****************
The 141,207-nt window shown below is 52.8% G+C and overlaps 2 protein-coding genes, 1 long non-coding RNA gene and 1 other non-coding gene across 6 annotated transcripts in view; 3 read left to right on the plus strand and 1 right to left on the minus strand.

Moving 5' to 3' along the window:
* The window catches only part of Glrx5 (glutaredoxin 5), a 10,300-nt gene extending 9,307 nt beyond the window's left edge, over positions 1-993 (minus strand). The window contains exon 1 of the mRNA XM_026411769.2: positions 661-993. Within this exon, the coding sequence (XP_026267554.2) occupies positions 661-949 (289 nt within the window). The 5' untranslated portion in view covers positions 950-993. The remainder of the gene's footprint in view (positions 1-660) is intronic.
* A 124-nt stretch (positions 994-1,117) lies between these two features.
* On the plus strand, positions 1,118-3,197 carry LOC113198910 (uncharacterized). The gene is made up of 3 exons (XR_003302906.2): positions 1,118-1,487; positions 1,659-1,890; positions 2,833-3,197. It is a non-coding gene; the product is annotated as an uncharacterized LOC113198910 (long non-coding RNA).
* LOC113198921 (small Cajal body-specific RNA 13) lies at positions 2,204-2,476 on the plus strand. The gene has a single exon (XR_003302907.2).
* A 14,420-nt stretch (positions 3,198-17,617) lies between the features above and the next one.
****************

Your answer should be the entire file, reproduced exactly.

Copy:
The 141,207-nt window shown below is 52.8% G+C and overlaps 2 protein-coding genes, 1 long non-coding RNA gene and 1 other non-coding gene across 6 annotated transcripts in view; 3 read left to right on the plus strand and 1 right to left on the minus strand.

Moving 5' to 3' along the window:
* The window catches only part of Glrx5 (glutaredoxin 5), a 10,300-nt gene extending 9,307 nt beyond the window's left edge, over positions 1-993 (minus strand). The window contains exon 1 of the mRNA XM_026411769.2: positions 661-993. Within this exon, the coding sequence (XP_026267554.2) occupies positions 661-949 (289 nt within the window). The 5' untranslated portion in view covers positions 950-993. The remainder of the gene's footprint in view (positions 1-660) is intronic.
* A 124-nt stretch (positions 994-1,117) lies between these two features.
* On the plus strand, positions 1,118-3,197 carry LOC113198910 (uncharacterized). The gene is made up of 3 exons (XR_003302906.2): positions 1,118-1,487; positions 1,659-1,890; positions 2,833-3,197. It is a non-coding gene; the product is annotated as an uncharacterized LOC113198910 (long non-coding RNA).
* LOC113198921 (small Cajal body-specific RNA 13) lies at positions 2,204-2,476 on the plus strand. The gene has a single exon (XR_003302907.2).
* A 14,420-nt stretch (positions 3,198-17,617) lies between the features above and the next one.